The former detective sergeant who arrested Jules Mikus for the murder of Napier schoolgirl Teresa Cormack says he "despises" the killer and won't mourn his passing.
Corrections has confirmed Mikus - who had brain cancer - died in Rimutaka Prison on Friday.
Mikus abducted and raped 6-year-old Teresa Cormack, who was found shallow grave at Whirinaki Beach eight days after she went missing in June 1987.
He was able to avoid arrest until advances in DNA technology caught up with him in 2002.
Keith Price, now a Napier City councillor, said interviewed Mikus at the time of his arrest.
"I mean I don't wish death on anyone but he was a pretty horrible man and I don't really have a lot of time for him. What he did was horrible," Mr Price said.
"He was a horrible cold man. A very, very calculated, non-emotional, cold [man] and he just denied doing anything. I don't think you get much more cold than he was."
Mr Price said he had hoped Mikus would be more forthcoming in police interviews.
"I would have like him to tell us all about it and admitted to it but he was just hard work. Really hard work."
"I actually despise the man, absolutely despise him."
Mr Price said Mikus had always been a person of interest, but a case couldn't be made against him.
"He just denied it and we didn't have enough to charge him with his denial but then when we had the DNA profile we had plenty.
"I was working when she [Teresa] initially when missing and then I was involved in the termination of it. We did taking blood off suspects for about six months and then when his went into the system that was it."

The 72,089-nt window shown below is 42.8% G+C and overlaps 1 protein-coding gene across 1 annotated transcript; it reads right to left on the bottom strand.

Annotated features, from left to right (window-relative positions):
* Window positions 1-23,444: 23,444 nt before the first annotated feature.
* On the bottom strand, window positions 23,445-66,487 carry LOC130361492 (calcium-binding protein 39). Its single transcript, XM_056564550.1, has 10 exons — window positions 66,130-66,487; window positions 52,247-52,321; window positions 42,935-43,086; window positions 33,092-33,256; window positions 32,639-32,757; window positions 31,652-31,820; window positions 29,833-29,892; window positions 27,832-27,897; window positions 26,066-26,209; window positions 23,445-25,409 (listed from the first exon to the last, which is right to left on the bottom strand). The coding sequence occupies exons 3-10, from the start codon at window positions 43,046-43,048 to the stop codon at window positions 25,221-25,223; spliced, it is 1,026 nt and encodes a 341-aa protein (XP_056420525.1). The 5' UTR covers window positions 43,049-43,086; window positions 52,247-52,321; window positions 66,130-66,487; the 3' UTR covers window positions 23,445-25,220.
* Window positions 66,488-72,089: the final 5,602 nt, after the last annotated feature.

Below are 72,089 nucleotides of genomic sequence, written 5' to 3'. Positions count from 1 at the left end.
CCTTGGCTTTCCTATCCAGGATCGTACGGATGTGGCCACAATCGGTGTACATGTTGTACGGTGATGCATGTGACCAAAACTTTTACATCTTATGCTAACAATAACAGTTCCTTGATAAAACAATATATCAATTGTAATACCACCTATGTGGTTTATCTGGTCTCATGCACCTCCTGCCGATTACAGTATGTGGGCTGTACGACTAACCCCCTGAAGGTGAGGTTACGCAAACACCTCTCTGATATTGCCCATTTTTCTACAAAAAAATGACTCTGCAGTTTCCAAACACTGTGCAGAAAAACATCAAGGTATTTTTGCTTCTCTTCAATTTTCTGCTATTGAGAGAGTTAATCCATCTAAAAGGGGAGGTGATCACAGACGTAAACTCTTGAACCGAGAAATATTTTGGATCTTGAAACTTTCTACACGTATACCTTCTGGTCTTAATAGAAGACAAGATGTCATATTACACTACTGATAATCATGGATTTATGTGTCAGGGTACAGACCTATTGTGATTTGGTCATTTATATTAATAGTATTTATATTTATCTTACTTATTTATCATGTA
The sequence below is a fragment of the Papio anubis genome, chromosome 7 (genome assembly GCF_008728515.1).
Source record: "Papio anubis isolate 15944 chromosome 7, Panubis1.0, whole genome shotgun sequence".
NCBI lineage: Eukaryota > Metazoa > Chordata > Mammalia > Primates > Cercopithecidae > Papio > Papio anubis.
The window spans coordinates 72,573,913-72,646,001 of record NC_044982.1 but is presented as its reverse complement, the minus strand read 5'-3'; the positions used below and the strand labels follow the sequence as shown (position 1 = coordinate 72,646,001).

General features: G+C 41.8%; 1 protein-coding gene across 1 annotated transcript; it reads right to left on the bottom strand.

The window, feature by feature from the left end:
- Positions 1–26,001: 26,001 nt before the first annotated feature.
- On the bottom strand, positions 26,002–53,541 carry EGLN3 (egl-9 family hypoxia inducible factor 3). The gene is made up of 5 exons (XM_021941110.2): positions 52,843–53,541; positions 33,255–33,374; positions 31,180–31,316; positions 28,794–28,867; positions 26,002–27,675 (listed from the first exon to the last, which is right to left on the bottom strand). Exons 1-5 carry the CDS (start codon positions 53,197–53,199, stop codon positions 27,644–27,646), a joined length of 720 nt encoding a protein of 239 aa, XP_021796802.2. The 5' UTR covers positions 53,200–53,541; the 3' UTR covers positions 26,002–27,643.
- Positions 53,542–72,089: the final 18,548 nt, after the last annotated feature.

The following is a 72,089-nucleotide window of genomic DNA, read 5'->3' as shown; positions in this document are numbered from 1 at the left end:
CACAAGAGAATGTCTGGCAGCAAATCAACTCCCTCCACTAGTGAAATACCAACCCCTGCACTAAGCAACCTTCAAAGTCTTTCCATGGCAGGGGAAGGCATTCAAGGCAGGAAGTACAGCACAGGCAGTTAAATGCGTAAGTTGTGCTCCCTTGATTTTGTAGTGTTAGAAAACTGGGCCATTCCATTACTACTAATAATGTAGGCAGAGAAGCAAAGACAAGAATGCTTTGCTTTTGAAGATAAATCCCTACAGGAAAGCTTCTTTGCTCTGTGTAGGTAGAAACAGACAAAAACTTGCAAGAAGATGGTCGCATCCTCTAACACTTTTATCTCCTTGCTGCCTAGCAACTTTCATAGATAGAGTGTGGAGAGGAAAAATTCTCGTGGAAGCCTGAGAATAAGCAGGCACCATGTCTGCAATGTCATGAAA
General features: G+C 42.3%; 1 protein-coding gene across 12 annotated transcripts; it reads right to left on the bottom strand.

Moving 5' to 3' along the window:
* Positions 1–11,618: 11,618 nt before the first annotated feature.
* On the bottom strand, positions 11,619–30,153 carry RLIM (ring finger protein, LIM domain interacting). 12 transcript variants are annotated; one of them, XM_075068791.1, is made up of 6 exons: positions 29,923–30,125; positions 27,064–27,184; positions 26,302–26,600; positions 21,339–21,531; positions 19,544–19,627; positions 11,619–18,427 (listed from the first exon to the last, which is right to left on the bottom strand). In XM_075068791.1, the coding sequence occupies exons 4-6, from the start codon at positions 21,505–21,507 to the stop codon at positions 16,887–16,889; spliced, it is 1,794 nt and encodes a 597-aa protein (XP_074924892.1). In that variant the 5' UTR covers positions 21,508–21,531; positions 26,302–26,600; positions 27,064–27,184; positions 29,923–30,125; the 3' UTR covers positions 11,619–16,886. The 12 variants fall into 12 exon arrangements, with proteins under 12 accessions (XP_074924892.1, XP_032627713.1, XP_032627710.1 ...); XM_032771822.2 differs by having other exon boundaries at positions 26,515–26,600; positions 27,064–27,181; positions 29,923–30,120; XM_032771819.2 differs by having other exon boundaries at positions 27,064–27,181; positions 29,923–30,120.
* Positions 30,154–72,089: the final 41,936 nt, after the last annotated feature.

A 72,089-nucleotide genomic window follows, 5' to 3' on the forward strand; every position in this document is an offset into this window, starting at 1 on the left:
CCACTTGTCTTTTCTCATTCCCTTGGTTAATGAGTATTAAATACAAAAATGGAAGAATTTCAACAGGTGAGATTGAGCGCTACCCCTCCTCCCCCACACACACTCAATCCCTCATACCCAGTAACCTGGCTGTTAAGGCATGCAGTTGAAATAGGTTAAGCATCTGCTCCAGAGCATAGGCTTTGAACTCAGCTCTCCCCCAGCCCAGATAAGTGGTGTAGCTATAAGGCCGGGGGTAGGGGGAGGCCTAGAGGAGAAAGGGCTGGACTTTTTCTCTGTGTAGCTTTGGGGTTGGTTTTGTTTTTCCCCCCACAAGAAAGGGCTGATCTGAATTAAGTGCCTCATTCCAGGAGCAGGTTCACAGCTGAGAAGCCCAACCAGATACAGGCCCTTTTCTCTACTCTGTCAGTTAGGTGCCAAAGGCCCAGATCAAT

He said the case would stay with him forever.
"It's something you think of. I'm just so pleased we caught him and once we caught him he's never been out. He's never had any freedom."
Mr Price, who had children of his own at the time, said Teresa Cormack's murder had change the way society thought about letting their children walk to school.
"I think it was a turning point about people feeling comfortable about their children walking the streets. It was a real turning point. People were pretty shocked I mean your kids just walked to school back in those days and all of a sudden you didn't feel comfortable with children walking to school or being out on the streets."
Mr Price said it would be a difficult time for Teresa's mother Kelly Pigott.
"I don't think she'd ever get over what she's been through and I guess it brings it back to her again."
Mikus had been denied parole several times, most recently in April 2016.
Corrections said Mikus's death was not being treated as suspicious and that police had been advised and were notifying his next of kin.
It said all deaths in custody were referred to the Coroner and the independent Corrections Inspectorate would also investigate the death.
While the death remained subject to investigation Corrections said it was limited in what else it could say.